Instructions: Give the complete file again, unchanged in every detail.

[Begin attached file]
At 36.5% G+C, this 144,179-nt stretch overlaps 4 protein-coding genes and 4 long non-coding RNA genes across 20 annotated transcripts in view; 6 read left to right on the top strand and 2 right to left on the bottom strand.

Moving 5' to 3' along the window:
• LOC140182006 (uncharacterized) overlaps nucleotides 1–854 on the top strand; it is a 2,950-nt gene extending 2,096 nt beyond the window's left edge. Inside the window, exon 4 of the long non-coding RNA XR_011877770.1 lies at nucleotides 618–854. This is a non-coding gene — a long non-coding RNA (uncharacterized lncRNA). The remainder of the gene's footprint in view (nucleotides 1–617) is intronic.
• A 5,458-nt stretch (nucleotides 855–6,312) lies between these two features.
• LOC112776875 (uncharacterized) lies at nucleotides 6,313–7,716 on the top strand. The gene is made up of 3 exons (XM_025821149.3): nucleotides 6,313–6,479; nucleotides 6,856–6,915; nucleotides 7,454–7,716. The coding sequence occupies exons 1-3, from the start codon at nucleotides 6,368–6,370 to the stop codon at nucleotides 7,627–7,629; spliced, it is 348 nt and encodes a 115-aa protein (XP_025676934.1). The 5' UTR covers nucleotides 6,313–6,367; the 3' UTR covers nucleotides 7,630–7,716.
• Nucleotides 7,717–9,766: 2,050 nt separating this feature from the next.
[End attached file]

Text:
At 36.5% G+C, this 144,179-nt stretch overlaps 4 protein-coding genes and 4 long non-coding RNA genes across 20 annotated transcripts in view; 6 read left to right on the top strand and 2 right to left on the bottom strand.

Moving 5' to 3' along the window:
• LOC140182006 (uncharacterized) overlaps nucleotides 1–854 on the top strand; it is a 2,950-nt gene extending 2,096 nt beyond the window's left edge. Inside the window, exon 4 of the long non-coding RNA XR_011877770.1 lies at nucleotides 618–854. This is a non-coding gene — a long non-coding RNA (uncharacterized lncRNA). The remainder of the gene's footprint in view (nucleotides 1–617) is intronic.
• A 5,458-nt stretch (nucleotides 855–6,312) lies between these two features.
• LOC112776875 (uncharacterized) lies at nucleotides 6,313–7,716 on the top strand. The gene is made up of 3 exons (XM_025821149.3): nucleotides 6,313–6,479; nucleotides 6,856–6,915; nucleotides 7,454–7,716. The coding sequence occupies exons 1-3, from the start codon at nucleotides 6,368–6,370 to the stop codon at nucleotides 7,627–7,629; spliced, it is 348 nt and encodes a 115-aa protein (XP_025676934.1). The 5' UTR covers nucleotides 6,313–6,367; the 3' UTR covers nucleotides 7,630–7,716.
• Nucleotides 7,717–9,766: 2,050 nt separating this feature from the next.